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How I Rate Food Media

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There is a wide variety of sources on food: books, magazines, websites and television. Likewise, what is presented ranges from traditional cookbooks to history and travelogues. Despite this diversity, I will use the following general evaluation to rate food media.

Content (60 points)

What did I learn? While this varies depending upon the subject, I need to feel like I learned something useful or that this would be a good introduction for a newbie. Does this provide you with new techniques or knowledge that will aid you in the kitchen or make eating more enjoyable?

Quality (20 points)

How well was the content presented? Was it well organized, well written? Was there something in the content that makes me question the author's credibility? While this measurement is closely tied to my evaluation of the content – a low content score will likely also mean a low quality score – I keep these separate to account for the case where good stuff is obscured by a crappy presentation.

Food Porn (20 points)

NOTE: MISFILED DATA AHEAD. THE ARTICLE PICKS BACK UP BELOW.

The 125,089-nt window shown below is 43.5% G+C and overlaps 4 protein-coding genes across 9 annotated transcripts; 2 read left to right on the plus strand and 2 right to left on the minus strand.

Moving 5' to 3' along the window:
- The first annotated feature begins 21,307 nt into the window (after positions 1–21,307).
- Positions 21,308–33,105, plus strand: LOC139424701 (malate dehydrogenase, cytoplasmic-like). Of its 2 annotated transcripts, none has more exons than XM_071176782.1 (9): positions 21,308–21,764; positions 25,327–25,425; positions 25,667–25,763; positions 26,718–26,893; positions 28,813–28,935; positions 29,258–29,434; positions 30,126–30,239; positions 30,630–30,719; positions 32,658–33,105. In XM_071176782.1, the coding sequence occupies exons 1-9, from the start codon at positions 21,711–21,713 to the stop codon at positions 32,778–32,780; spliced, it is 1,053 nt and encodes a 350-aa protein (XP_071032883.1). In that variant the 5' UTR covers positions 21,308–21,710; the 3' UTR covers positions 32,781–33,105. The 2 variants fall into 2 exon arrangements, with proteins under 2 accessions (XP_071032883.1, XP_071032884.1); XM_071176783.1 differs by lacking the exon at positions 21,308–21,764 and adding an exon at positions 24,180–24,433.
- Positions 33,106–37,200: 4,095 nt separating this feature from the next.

Show me the money shot! Yes, I want to learn, but I want to salivate, too.

Recipes (10 points extra credit)

I do not want a simple recitation of recipes. Divorced from context, this is solely rote memorization. Recipes, if present, serve to support the content.

Grading Scale

I will divide the points awarded by the maximum possible (rounded to nearest whole number) and assign a letter grade according to this scale:

A: 93 - 100%

A-: 90 - 92%

B+: 87 - 89

B: 83 - 86

B-: 80 - 82

C+: 77 - 79

C: 73 - 76

C-: 70 - 72

D: 60 - 69

F: Less than 60

2 thoughts on “How I Rate Food Media

    1. Bill Lenoir

      I may refine this since I plan on reviewing a wide range of material. I am unsure if I can use a single scale to measure everything. Indeed, I do have a different system for rating restaurants.

      Please let me know if you have any ideas.

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